Our visit to the Netherlands, Van Gogh Museum.
The most destructive habit………………….Worry
The greatest Joy………………………….Giving
The greatest loss…………….Loss of self-respect
The most satisfying work……………Helping others
The ugliest personality trait………….Selfishness
The most endangered species………Dedicated leaders
Our greatest natural resource……………Our youth
The greatest “shot in the arm”……….Encouragement
The greatest problem to overcome……………..Fear
The most effective sleeping pill……..Peace of mind
The most crippling failure disease………..Excuses
The most powerful force in life………………Love
The most dangerous pariah………………A gossiper
The world’s most incredible computer……..The brain
The worst thing to be without………………. Hope
The deadliest weapon…………………..The tongue
The two most power-filled words……………”I Can”
The greatest asset…………………………Faith
The most worthless emotion………………Self-pity
The most beautiful attire………………….SMILE!
The most prized possession…………….Integrity
The most powerful channel of communication…..Prayer
The most contagious spirit……………..Enthusiasm
The most important thing in life………………GOD
What the heart of the young man said to the psalmist
Tell me not, in mournful numbers,
Life is but an empty dream! —
For the soul is dead that slumbers,
And things are not what they seem.
Life is real! Life is earnest!
And the grave is not its goal;
Dust thou art, to dust returnest,
Was not spoken of the soul.
Not enjoyment, and not sorrow,
Is our destined end or way;
But to act, that each to-morrow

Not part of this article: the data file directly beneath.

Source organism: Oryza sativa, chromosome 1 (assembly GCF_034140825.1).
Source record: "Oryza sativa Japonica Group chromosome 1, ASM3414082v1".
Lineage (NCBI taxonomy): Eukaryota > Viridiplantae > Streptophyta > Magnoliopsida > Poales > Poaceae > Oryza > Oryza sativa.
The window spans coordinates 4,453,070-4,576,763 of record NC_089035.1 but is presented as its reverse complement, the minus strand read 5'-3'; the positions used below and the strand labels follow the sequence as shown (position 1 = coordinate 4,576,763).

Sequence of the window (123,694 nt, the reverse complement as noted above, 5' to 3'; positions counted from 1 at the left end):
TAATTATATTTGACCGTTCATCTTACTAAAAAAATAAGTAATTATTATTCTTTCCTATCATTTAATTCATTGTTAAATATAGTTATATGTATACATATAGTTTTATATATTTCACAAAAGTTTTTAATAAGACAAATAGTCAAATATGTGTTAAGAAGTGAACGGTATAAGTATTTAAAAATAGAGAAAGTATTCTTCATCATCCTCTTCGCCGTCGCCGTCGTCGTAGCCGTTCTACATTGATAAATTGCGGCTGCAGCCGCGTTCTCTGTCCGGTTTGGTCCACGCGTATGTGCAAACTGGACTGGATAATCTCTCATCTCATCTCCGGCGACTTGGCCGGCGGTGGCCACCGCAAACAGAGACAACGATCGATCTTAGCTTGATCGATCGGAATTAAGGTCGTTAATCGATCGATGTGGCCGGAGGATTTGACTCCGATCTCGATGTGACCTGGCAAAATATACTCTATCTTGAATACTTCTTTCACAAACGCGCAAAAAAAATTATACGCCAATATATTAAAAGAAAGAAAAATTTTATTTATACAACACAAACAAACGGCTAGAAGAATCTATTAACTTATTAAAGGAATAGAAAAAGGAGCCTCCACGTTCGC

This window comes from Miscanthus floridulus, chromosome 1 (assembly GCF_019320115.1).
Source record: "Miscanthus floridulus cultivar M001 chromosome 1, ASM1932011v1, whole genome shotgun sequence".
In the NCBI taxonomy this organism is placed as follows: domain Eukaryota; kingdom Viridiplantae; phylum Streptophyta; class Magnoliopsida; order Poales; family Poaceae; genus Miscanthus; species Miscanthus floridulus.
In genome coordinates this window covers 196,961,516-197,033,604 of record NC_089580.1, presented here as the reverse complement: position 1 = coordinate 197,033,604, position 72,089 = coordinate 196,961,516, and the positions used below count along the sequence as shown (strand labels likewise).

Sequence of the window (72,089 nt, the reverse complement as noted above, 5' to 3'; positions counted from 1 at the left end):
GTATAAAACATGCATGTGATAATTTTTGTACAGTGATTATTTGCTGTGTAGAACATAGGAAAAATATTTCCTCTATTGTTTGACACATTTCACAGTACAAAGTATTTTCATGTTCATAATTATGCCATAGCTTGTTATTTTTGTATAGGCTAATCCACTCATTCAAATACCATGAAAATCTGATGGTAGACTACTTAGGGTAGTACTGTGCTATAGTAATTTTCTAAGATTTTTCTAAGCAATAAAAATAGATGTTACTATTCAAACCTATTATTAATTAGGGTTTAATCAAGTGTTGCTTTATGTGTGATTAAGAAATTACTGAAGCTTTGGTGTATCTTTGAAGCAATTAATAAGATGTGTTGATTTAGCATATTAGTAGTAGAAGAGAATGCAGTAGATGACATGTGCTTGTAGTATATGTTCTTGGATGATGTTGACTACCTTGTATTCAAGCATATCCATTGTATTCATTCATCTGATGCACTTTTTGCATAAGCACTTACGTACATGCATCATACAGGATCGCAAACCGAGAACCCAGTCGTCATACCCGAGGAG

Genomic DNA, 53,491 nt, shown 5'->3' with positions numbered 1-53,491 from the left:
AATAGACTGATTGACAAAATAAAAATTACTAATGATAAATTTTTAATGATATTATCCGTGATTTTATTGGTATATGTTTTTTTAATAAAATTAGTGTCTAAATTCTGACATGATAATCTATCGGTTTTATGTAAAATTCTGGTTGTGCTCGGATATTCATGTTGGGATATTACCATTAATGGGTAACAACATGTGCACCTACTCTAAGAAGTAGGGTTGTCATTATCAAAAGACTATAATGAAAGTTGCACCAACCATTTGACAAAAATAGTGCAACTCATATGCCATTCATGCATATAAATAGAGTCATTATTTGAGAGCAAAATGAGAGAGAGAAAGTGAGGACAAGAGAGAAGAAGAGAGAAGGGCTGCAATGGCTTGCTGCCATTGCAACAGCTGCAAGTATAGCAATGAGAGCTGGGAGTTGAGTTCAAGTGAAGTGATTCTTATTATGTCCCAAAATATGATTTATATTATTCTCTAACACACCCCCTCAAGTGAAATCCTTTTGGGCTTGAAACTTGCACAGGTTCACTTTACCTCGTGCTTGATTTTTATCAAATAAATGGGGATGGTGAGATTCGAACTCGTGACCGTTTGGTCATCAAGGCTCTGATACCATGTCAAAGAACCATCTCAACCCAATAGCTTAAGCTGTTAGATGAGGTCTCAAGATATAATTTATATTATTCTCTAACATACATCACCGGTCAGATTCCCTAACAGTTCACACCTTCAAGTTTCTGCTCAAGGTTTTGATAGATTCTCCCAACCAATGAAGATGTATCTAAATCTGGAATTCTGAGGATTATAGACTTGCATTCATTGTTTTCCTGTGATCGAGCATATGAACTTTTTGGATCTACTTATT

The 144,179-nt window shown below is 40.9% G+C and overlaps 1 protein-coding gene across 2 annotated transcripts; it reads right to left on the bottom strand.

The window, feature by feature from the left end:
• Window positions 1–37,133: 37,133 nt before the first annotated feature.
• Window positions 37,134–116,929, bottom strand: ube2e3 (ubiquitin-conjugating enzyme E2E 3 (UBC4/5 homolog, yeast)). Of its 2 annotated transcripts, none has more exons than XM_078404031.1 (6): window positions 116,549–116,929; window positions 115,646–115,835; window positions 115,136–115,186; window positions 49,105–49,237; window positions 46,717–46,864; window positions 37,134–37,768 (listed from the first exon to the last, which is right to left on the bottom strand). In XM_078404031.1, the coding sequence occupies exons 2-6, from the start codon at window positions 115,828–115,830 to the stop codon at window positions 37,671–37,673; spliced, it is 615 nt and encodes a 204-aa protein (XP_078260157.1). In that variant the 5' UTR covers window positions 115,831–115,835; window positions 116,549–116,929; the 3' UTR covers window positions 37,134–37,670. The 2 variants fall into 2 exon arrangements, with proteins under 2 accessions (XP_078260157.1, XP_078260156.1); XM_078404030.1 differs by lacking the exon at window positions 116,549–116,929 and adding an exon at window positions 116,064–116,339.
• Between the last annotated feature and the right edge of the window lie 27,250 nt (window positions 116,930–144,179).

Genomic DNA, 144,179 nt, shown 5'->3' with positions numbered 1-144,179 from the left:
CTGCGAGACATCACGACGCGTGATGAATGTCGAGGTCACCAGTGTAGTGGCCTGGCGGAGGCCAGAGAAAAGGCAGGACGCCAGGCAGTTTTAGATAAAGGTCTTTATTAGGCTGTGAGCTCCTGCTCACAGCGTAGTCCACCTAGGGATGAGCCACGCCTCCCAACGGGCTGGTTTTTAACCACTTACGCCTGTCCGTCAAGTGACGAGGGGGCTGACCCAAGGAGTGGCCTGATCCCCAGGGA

Find us farther than to-day.
Art is long, and Time is fleeting,
And our hearts, though stout and brave,
Still, like muffled drums, are beating
Funeral marches to the grave.
In the world’s broad field of battle,
In the bivouac of Life,
Be not like dumb, driven cattle!
Be a hero in the strife!
Trust no Future, howe’er pleasant!
Let the dead Past bury its dead!
Act,— act in the living Present!
Heart within, and God o’erhead!
Lives of great men all remind us
We can make our lives sublime,
And, departing, leave behind us
Footprints on the sands of time;
Footprints, that perhaps another,
Sailing o’er life’s solemn main,
A forlorn and shipwrecked brother,
Seeing, shall take heart again.
Let us, then, be up and doing,
With a heart for any fate;
Still achieving, still pursuing,
Learn to labor and to wait.
Found in: Longfellow, Henry Wadsworth. The Complete Poetical Works of Longfellow. Boston: Houghton Mifflin Company, 1893.
There once was a little boy who had a bad temper. His father gave him a bag of nails and told him that every time he lost his temper, he must hammer a nail into the back fence. The first day the boy had driven 37 nails into the fence. Over the next few weeks as he learned to control his anger, the number of nails hammered daily gradually dwindled down. He discovered it was easier to hold his temper than to drive those nails into the fence. Finally the day came when the boy didn’t lose his temper at all. He told his father about it, and the father suggested that the boy now pull out one nail for each day that he was able to hold his temper.
The days passed, and the young boy was finally able to tell his father that all the nails were gone. The father took his son by the hand and led him to the fence. He said “You have done well my son, but look at the holes in the fence. The fence will never be the same. When you say things in anger, they leave a scar just like this one. You can put a knife in a man and draw it out. It won’t matter how many times you say you’re sorry, the wound is still there. A verbal wound is as bad as a physical one.”
It is not known who replied, but there is a beautiful soul working in the dead letter office of the US postal service.